UNIVERSAL HEALTH COVERAGE OP-ED
We are unlikely to be equitably able to access lifesaving, affordable medicines under NHI
All patients and the very sick should benefit from the best medicines and care science has to offer, not just the rich or the employed. At the same time, Universal Health Coverage should better public health outcomes. But this is exactly what the NHI Bill does not do, as currently drafted.
A slightly amended version of the NHI Bill first introduced in 2019, will be debated in the National Assembly on 13 June 2023, before being referred to the National Council of Provinces, and about a year before the 2024 national elections. If you are concerned about how you, your family, colleagues, and friends will access medicines under NHI in the future, this debate is critical.
‘Version B’ of the NHI Bill, which will be the subject of the debate, follows on from the version first tabled in Parliament (‘Version A)’. Version A elicited thousands of public submissions, and frankly, involved a rushed and controversial Parliamentary deliberation process. Remarkably, there were two differing legal opinions about it (State Law Advisor, Parliamentary Law Advisor). Version A was then amended, resulting in the new Version B. Opposition parties including the DA, EFF and FF+ ultimately rejected Version B on 24 May 2023. The ANC voted in support of the adoption of Version B of the NHI Bill.
Key amendments in Version B include a few deletions, some instances of the curtailment of ministerial discretion and powers, the involvement of Cabinet in key appointment decisions — including the appointment of the CEO of the NHI Fund, the NHI Board members and Chairperson, and the members of the Appeal Tribunal (s19, 13,14, 44 respectively). There is also now the inclusion of additional requirements on managing the conduct of and dealing with the disclosure of interests among members of technical Committees established by the Board (s23) and also Advisory Committees established by the Minister (s28), and shorter Appeal Tribunal decision outcome timelines (now 90 days, formerly 180 days, s47). Also somewhat useful is a handful of new definitions, new expanded (and clearer) language on the Competition Commission’s enforcement ambit (s3), and the inclusion of all children, irrespective of nationality to access ‘basic health care services’ (s4) (now defined too), and finally an amendment to the distinct phases for NHI’s introduction in our country (now phase 1 as 2023-2026 and phase 2 as 2026 – 2028).
Basically, Version B is being debated at a time when confidence and trust in national and provincial government departments are worryingly low post-pandemic, amidst growing xenophobia in state health facilities, paralysing allegations of corruption in government procurement, a health care delivery system in crisis also due to unmanageable levels of rolling blackouts, and more importantly, growing evidence of health products procurement corruption in multiple provinces.
Our political and socio-economic context matters and it explains the growing scrutiny of the health department and the governing party’s lawmakers and others in Parliament from, on the one hand: patients, civil society groups, academics, researchers, health workers, unions, faith organisations, and on the other hand: private health groups, medical schemes, pharmaceutical companies, health professional associations and opposition political parties. The diversity of political views about the future of NHI and health coverage, as well as the role of government and the role of the private sector is clear, if not overwhelming.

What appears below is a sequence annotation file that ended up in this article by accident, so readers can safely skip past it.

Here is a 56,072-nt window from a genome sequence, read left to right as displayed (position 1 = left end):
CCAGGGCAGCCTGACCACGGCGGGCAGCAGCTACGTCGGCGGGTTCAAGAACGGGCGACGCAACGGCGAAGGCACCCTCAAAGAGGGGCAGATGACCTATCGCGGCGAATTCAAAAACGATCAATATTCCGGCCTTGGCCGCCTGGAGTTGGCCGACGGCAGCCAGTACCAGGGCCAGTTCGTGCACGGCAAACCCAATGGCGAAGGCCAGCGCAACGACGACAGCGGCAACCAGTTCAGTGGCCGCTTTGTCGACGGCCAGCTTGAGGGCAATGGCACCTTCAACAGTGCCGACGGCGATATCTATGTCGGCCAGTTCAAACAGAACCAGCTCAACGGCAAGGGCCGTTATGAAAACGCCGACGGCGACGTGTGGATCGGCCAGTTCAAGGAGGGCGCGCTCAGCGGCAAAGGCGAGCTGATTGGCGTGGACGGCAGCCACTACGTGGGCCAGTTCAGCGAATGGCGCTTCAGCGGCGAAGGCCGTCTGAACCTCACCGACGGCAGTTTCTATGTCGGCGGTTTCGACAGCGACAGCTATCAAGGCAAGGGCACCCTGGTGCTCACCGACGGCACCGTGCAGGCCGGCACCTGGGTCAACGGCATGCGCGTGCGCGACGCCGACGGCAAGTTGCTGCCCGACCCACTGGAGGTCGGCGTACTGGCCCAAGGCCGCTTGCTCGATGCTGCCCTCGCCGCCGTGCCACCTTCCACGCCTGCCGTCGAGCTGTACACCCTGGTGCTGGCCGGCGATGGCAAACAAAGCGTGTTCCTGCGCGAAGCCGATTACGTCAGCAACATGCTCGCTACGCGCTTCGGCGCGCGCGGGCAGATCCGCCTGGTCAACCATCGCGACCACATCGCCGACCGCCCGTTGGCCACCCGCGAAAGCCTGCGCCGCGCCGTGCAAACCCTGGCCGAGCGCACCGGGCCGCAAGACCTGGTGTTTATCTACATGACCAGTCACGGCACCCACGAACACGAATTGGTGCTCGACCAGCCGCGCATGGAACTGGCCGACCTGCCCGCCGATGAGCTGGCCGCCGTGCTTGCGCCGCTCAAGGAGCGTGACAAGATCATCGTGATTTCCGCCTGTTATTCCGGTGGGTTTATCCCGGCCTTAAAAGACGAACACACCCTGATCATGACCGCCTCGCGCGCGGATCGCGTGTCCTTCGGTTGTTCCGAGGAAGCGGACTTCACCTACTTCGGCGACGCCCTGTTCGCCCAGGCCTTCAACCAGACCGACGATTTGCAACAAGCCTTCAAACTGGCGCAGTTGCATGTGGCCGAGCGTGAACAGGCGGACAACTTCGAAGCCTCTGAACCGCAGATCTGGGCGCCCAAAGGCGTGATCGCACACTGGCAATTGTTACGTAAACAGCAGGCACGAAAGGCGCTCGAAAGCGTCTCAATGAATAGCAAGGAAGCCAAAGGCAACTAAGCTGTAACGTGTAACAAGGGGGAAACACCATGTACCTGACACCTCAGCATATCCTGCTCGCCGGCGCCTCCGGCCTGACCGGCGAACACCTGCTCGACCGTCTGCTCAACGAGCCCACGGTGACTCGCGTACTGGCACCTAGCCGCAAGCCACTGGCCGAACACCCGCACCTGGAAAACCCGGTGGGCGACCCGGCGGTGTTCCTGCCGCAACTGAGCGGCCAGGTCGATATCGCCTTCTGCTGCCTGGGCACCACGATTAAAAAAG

Regrettably, no single sector is really being listened to with a view to strengthening the NHI Bill, which does not bode well for government and here, the health department, who are likely to face differing and multiple decades-long legal challenges if the NHI Bill is passed and then assented to later this year by the President.
With each interest group pushing their own political vision, agenda or privilege, and preferences for the future of health care in South Africa, there is also a reluctance by the state to engage on some very legitimate and substantive system design concerns, marked at times by a defensiveness that risks losing allies, and partnerships. It also ironically risks further fragmentation, uncertainty, chaos, and funding gaps by not listening to many health equity experts who are sounding warning shots about the lack of details, gaps, and difficulties when it comes to the future of our health in South Africa, and in this case, our future ability to access medicines.
For the Health Justice Initiative (HJI), a key health rights and health access issue (under any health system) is whether a rich and poor person can access the same life-saving medicine, at the same and right time, for the same condition, at a price that is affordable and transparent through the state’s negotiating power (the public health sector serves about 85% of people). Timely and affordable access can avoid premature death and suffering and improve public health outcomes.
Lack of equity
In our work at the HJI we therefore focus on medicine access, pricing, and regulation. Our comments in 2022 on Version A of the NHI Bill focused on this aspect, where we asked 17 specific questions on the provisions in the Bill that are meant to govern, unify, and regulate our current parallel medicine selection, pricing, procurement, and access systems.
In our 2022 comments we observed that: “The entire shift of our medicine selection, procurement, and reimbursement system to ‘NHI reimbursement’ has not been adequately thought through, potentially posing a significant risk for the future of medicine selection and access in the country for all people. This requires immediate attention at the highest levels of the executive and the legislature too — and needs a multi-department and stakeholder technical group to urgently determine the exact trajectory of this planned process.”